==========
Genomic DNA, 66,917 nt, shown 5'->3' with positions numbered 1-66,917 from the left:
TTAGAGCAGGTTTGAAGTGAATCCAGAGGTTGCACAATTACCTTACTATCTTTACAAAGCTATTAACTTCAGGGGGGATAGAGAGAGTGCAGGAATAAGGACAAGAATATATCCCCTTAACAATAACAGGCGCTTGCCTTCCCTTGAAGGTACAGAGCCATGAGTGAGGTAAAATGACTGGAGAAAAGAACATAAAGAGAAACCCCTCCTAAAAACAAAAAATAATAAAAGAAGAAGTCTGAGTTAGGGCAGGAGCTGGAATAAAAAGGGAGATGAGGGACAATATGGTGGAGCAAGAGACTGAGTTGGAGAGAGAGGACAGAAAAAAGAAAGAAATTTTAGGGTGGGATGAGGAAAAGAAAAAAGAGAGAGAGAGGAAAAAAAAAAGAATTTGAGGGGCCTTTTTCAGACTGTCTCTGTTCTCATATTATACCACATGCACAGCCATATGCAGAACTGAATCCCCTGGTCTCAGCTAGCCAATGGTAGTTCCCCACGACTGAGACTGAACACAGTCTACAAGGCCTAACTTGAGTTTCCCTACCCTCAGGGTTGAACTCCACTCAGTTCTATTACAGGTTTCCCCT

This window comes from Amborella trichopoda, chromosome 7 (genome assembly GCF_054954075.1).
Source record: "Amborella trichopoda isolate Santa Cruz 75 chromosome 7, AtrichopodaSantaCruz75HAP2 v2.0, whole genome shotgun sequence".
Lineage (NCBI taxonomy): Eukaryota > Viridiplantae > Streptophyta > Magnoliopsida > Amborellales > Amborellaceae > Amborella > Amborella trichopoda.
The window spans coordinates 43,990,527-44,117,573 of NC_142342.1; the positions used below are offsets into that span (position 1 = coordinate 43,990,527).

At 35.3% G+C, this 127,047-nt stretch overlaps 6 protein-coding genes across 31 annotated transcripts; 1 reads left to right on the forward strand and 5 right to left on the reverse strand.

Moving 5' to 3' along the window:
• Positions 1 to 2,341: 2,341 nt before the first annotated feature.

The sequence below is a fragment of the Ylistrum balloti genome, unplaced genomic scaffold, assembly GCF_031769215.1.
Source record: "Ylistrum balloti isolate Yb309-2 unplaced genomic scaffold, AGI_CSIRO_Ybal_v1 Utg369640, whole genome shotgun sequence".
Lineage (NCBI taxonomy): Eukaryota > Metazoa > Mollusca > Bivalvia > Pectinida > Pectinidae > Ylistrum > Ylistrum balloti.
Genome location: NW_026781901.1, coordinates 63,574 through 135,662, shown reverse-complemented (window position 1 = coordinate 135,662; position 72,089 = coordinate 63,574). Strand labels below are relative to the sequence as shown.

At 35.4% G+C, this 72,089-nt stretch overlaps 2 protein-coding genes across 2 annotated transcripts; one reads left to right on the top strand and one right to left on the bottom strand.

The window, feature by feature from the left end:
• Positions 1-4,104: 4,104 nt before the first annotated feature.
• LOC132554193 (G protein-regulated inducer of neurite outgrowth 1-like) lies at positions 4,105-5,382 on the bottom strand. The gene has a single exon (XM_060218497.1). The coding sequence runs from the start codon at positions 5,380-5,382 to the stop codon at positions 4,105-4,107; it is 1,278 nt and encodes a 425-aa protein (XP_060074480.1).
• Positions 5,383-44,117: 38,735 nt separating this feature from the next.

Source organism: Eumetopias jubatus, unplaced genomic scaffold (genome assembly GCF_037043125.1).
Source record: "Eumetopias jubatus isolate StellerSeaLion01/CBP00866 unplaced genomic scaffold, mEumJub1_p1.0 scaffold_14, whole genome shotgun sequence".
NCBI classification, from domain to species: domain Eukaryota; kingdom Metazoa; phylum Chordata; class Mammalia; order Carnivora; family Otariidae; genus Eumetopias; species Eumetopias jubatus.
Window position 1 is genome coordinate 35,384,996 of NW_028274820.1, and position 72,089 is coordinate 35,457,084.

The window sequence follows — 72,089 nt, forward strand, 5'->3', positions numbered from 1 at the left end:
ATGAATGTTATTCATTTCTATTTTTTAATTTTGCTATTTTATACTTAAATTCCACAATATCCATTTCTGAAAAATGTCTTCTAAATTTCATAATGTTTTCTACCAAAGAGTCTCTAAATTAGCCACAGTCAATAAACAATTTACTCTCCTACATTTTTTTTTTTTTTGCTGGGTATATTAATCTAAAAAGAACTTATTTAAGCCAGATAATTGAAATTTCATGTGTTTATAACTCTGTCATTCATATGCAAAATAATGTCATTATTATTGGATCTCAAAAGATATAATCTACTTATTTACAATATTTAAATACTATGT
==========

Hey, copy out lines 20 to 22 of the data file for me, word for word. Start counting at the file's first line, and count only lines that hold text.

Source record: "Eumetopias jubatus isolate StellerSeaLion01/CBP00866 unplaced genomic scaffold, mEumJub1_p1.0 scaffold_14, whole genome shotgun sequence".
NCBI classification, from domain to species: domain Eukaryota; kingdom Metazoa; phylum Chordata; class Mammalia; order Carnivora; family Otariidae; genus Eumetopias; species Eumetopias jubatus.
Window position 1 is genome coordinate 35,384,996 of NW_028274820.1, and position 72,089 is coordinate 35,457,084.